how to make a perfect cup of tea

Did you know that all six different types of tea (white, yellow, green, oolong, black and pu-erh) all need to be brewed at different temperatures for different time periods to achieve optimal flavour? Good teas should never taste bitter!

The great thing about loose leaf tea is that you can make it according to your own taste preferences - but knowing how to achieve the best flavours from tea leaves definitely helps! So for those of you craving a cup at work or on the go, I’ve created some simple steps to making tea without the fancy gadgets and teaware. Read below to get over your fear of brewing loose leaf!

The four simple steps to steeping
Making loose leaf tea on the go is much easier than you think. Following are my tips for making a great tasting cup of tea anywhere, anytime and without the hassle of thermometers or fancy teapots:

  1. Measure out about one tablespoon of loose leaf per cup (a teaspoon will do if the tea leaves are tightly rolled and a bit more if they are large and flat). Although many websites will recommend one teaspoon per cup, I don't think this is enough if you are trying to fill a mug at work for instance.

  1. If you’re at work and don’t have any tea accessories, then you may want to buy some on-the-go tea filters to put your leaves in, a metal strainer or even a durable plastic travel-size tea ‘mug’ with filter. Most tea retailers will have these items available either in-store or online beginning at around $10 for strainers. Remember any product that allows your tea leaves the room to fully expand when brewing, means even more flavour in your cup.

  1. Boiling water will make most teas turn bitter. Different tea leaves need to be steeped at different water temperatures but here’s an easy way to detect what temp your water’s at without a thermometer:
White and Japanese green tea- boil water and allow to rest for 5 minutes before steeping. Water temperature should be around 70C. Steep white tea leaves for about 3 minutes or to taste. Japanese greens can be steeped for less time, about 1-2 minutes or to taste.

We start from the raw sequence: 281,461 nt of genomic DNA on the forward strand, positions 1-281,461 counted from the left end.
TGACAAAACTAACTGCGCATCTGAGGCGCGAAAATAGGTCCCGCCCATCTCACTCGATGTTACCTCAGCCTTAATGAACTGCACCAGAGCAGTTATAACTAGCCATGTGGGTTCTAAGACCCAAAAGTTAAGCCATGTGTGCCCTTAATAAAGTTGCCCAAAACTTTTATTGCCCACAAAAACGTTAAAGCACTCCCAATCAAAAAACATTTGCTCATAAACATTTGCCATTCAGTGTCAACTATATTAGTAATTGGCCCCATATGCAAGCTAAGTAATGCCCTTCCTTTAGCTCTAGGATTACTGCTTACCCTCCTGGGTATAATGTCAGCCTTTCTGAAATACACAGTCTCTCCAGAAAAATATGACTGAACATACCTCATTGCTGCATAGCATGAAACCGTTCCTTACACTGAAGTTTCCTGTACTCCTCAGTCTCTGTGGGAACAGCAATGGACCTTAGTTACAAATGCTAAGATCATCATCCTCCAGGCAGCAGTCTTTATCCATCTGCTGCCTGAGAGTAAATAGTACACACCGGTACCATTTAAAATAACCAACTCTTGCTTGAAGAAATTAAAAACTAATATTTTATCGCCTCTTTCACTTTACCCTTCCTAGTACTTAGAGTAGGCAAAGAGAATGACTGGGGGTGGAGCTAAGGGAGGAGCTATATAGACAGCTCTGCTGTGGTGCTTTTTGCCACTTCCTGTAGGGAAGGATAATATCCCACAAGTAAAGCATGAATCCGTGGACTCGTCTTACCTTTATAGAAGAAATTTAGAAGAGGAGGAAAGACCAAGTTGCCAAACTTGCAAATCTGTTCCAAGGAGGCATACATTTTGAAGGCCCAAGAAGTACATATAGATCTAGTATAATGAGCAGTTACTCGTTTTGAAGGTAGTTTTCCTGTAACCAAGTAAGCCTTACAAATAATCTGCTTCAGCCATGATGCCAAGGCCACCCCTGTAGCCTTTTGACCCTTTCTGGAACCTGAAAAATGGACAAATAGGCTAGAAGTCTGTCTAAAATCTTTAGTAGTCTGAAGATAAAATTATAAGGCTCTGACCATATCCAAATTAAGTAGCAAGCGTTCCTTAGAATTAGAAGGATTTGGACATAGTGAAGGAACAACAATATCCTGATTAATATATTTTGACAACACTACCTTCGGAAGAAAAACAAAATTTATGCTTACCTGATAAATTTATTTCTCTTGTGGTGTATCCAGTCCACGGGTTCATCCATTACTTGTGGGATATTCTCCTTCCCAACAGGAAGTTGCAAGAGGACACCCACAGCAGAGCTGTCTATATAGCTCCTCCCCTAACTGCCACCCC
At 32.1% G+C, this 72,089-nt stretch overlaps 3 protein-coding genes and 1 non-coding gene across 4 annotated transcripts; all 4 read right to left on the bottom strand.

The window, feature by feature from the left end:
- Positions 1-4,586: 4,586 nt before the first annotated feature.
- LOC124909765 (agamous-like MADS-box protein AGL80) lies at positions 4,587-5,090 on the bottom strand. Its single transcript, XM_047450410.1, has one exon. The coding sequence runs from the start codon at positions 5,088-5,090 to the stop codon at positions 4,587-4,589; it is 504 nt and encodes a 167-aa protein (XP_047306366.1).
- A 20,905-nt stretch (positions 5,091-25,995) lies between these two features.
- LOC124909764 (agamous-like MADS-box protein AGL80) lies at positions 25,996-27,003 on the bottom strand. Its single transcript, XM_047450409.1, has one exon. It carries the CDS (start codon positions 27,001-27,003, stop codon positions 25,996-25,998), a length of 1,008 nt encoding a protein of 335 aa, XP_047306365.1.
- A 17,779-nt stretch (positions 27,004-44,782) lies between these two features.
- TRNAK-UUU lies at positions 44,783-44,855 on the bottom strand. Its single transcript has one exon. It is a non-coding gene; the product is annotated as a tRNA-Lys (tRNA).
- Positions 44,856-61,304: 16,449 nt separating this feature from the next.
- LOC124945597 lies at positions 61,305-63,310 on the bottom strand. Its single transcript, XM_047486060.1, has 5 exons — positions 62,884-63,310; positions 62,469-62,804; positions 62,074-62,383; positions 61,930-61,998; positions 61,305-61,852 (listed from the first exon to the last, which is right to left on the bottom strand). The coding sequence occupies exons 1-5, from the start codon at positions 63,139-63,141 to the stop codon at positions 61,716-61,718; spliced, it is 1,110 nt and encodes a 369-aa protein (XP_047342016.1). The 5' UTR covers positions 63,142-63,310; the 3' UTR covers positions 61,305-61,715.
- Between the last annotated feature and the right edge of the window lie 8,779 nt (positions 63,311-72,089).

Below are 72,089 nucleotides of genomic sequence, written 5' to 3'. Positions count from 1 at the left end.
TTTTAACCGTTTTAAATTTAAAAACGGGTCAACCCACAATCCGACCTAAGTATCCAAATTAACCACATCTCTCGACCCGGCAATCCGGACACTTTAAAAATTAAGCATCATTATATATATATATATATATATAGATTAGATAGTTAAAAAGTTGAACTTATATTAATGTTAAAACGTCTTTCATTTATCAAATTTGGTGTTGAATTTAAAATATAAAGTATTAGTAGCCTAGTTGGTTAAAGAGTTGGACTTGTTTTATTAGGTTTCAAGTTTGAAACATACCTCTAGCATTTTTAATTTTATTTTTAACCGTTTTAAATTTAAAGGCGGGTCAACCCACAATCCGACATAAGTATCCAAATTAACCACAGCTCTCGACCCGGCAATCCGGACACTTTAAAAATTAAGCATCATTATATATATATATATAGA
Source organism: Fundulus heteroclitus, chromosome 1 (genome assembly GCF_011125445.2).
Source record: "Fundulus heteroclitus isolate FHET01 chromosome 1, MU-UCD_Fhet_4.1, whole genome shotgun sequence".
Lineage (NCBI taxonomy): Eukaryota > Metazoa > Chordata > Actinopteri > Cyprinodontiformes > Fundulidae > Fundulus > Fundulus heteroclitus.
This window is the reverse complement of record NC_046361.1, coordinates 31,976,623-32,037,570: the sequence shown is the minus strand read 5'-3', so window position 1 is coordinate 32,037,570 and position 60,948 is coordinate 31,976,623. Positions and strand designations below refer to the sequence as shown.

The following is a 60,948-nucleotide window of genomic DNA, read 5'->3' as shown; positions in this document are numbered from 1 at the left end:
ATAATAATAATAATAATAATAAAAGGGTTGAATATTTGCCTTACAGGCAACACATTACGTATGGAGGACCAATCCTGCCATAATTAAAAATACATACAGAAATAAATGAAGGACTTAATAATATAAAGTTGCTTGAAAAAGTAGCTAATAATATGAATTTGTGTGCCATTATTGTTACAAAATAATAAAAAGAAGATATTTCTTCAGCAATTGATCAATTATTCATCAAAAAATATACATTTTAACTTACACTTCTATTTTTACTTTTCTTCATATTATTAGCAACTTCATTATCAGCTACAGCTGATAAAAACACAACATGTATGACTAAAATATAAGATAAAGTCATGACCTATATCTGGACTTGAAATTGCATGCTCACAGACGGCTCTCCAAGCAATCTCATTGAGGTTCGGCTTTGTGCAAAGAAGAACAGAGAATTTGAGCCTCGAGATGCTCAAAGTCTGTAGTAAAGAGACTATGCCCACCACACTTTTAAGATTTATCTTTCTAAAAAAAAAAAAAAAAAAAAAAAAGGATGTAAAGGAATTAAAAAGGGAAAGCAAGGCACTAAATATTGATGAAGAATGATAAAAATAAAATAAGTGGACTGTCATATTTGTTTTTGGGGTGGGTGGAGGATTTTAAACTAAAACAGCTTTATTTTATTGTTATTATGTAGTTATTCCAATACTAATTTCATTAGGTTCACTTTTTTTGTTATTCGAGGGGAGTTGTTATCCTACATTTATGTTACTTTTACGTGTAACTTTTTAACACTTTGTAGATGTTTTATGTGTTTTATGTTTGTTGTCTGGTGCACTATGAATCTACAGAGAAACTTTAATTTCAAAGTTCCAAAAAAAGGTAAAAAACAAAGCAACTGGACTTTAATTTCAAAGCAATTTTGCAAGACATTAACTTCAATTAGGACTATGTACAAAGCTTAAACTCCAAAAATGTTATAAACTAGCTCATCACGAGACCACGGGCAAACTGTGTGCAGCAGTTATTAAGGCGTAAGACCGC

Chinese green and yellow tea- bring water to a boil and rest for 3 minutes. Water temperature should be around 80C. Steep leaves for 2-3 minutes.

Oolong tea- bring water to a boil and allow to rest for 2 minutes. Water temperature should be around 90C. If you are using rolled oolong, then you should pour hot water over the leaves and immediately drain before your first steeping. Oolong can steep anywhere from 30 seconds to 2 minutes.

Black tea- bring water to a boil and allow to rest for 1 minute. Water temperature should be around 95C. Steep 3-5 minutes.

Pu-erh tea- use boiling water at 100C. Rinse the leaves with boiling water and immediately discard. Then steep initially for about 30 seconds and re-steep continuously for longer periods.

Generally speaking, always use boiling water for herbal teas (tisanes) and steep about 5 minutes.

  1. Allowing leaves to sit in water past the recommended  brewing time will make your tea turn bitter. Always remember to either pour your tea from your teapot or take out your tea leaves once you've allowed it to brew for the recommended time period.

  5.  Relax and enjoy!